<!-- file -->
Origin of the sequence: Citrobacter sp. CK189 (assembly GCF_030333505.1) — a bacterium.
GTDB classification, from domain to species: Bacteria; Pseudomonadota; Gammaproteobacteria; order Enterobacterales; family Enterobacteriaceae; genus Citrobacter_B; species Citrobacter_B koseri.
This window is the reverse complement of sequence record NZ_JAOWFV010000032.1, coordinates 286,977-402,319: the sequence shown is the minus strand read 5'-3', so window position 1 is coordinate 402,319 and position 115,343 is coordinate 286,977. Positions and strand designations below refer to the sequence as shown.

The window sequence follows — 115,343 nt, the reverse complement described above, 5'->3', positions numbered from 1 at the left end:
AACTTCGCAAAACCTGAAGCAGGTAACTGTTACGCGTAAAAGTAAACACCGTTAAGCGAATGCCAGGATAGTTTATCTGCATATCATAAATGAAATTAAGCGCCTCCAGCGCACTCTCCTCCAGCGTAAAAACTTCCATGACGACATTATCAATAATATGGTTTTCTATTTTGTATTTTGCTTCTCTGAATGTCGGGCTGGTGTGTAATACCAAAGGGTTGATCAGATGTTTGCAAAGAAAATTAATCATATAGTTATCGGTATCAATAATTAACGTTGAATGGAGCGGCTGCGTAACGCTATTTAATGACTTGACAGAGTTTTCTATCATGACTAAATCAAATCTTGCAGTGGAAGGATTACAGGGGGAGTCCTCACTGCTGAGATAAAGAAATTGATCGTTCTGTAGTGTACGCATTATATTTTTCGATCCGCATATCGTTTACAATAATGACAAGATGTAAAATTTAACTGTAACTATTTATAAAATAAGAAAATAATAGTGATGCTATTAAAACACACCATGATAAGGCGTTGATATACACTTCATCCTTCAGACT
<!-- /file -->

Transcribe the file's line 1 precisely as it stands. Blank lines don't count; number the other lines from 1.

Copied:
Origin of the sequence: Citrobacter sp. CK189 (assembly GCF_030333505.1) — a bacterium.